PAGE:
• HPI: 23 year-old male presents with a 3-month history of progressive diplopia and decreased acuity. 

    PMH: No significant past medical or surgical history. 

    Physical exam 
    - AAO x 3. PERRL. 
    - Mild bitemporal hemianopsia by confrontation (confirmed with automated visual field testing) 
    - Fundoscopic evaluation reveals no papilledema or optic atrophy. 
    - Other cranial nerves intact. 
    - No gross motor or sensory deficits. 

    Initial evaluation and course 
    - Endocrinological workup is unremarkable. 
    - MR-imaging is performed (shown) and oral Decadron is initiated which results in resolution of diplopia.

    Imaging:
    MRI Brain reveals a suprasellar mass that is isointense on T1W images (A). There is slight hyperintesity in both T2W (B) and FLAIR images (C). Edema along the right optic tract is seen in both the T2W and FLAIR images. There is intense and slightly heterogenous enhancement on T1W Gadolinium contrasted images (D). The coronal (E) and sagittal (F) MRI images reveal the suprasellar location of the mass along with the relationship to the third ventricle. CT head without contrast through the lesion reveals no calcification (G).

    Figure 1.

    Figure 2.

    1. In your opinion, what is the most likely diagnosis in this patient?

    2. After a thorough pre-operative assessment is completed and no pathognomonic findings identified, a decision to proceed with surgery is made. Which approach would you utilize for this patient?

    3. During the surgical procedure, you indenitfy the mass within the optic chiasm with no extra-axial component. A small tissue specimen is obtained. The frozen section biopsy returns as ‘favor low grade glioma’. How would you proceed?

    4. Which of the following describes you?

    5. I practice in one of the following locations.

    6. Please add any suggestions or comments regarding this case:

    • Good interesting case case
    • Need to see the whole study
    • Nil Specific
    • Skull base approach with ozo
    • the key here is the evidence of tumor extension/edema along the right optic tract. this is a tumor seen more often in children and not necessarily always with NF-1. Likely no operation needed in the first place
    • Subfrontal/ pterional should be one approach option.
    • Interesting case....pituutary seen separate from the lesi8on.transcranial shiuld b the way to go.
    • I might consider an internal decompression particularly if the tumor is discernible from the optic apparatus
    • very interesing clinical situation.Radiosurgery can be a better option for its management.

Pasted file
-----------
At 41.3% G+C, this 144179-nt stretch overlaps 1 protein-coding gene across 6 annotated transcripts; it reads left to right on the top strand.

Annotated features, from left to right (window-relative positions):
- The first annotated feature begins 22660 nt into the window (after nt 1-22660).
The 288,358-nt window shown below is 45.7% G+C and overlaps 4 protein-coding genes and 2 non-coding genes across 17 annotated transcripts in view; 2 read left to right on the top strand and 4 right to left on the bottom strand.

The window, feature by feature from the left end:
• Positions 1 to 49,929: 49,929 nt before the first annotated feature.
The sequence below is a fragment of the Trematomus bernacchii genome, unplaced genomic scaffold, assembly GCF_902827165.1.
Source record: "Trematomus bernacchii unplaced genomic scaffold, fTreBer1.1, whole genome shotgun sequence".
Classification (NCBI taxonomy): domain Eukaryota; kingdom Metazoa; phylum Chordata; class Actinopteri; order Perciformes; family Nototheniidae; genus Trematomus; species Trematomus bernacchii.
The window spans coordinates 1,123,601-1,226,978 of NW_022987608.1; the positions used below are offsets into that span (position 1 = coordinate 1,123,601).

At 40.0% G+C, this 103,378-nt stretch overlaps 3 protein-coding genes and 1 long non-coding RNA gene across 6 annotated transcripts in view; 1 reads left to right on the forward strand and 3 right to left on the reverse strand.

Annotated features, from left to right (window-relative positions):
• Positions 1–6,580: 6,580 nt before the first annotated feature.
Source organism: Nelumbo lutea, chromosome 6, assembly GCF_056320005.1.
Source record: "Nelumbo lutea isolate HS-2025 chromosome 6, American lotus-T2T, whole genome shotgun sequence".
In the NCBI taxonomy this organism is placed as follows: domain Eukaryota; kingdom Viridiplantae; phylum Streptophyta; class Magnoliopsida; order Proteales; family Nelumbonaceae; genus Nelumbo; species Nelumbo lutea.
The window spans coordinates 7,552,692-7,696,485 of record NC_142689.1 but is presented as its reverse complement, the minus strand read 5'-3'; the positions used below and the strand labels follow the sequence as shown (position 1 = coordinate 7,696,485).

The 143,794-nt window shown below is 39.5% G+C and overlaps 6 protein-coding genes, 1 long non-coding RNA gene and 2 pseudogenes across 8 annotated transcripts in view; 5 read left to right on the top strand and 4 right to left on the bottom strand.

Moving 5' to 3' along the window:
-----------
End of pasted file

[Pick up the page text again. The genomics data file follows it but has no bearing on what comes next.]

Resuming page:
• Even if low-grade gioma is confirmed, resection should be better, as far as the optic nerves can be dissected and preserved.
    • It was interesting to think about this case. More MR images would have been more helpful for decision making. Intra-op well localized, nodular lesion would favor gross total resection.
    • I am actually in Jamaica where we have no access to stereotactic radio surgery/therapy but spent most of my professional life in Canada in a large centre This patient would have to travel abroad if he could afford it or accept close follow up -+ conventional external beam radiotherapy there is limited access to MRI for follow up as most are private so again his resources would be relevant
    • Teratoma should be included in the differential diagnosis
    • The pathologists in our community lack expertise in neuropathology and thus a frozen section diagnosis based upon one small specimen that is inconsistent with my pre-operative image-based and intra-operative visual-based diagnosis would be questioned everytime by me and lead me to obtain further biopsies for intra-operative confirmation of diagnosis in order to make further treatment decisions before closure.
    • More t1with contrast axial and coronal are needed for proper assessment
    • The management depends on the set up. However working in a government set up I would like to confirm the diagnosis and if it is consistent with optic pathway Glioma, I will like to decompress the lesion. If not possible to separate the tumor from the optic pathway, i will subject the patient to radiotherapy and follow the patient with visual fields and imaging.
    • Excellent question.
    • for resection of optic glioma it depends on the consistency of the tumor. If it is possible tobe aspirated itis better to remove as much as possible. After histology need to be consulted with radiotherapy as well.
    • Would try to stay within the tumour thru the small opening made in the chaism and core the tumour from within as much as possible. This was not part of your options.
    • If we know the tumour is low grade glioma the management strategy should be chemo- and radiosurgery.
    • need radiation therapy
    • Since the patient has a NMR with evidence of edema in the rigth optic tract we can think in a glioma of the optic tract.
    • Very interesting case and helpful to make decisions in the real live.
    • no comment.
    • fig 2 wont enlarge
    • Consideration to follow the lesion initially, versus surgery, could be entertained.
    • nice case
    • I donothave personal experiencewith Hypothalamic hammartomas butI believe the resection can be done by an expeienced neurosurgeon.

We use cookies to improve the performance of our site, to analyze the traffic to our site, and to personalize your experience of the site. You can control cookies through your browser settings. Please find more information on the cookies used on our site here. Privacy Policy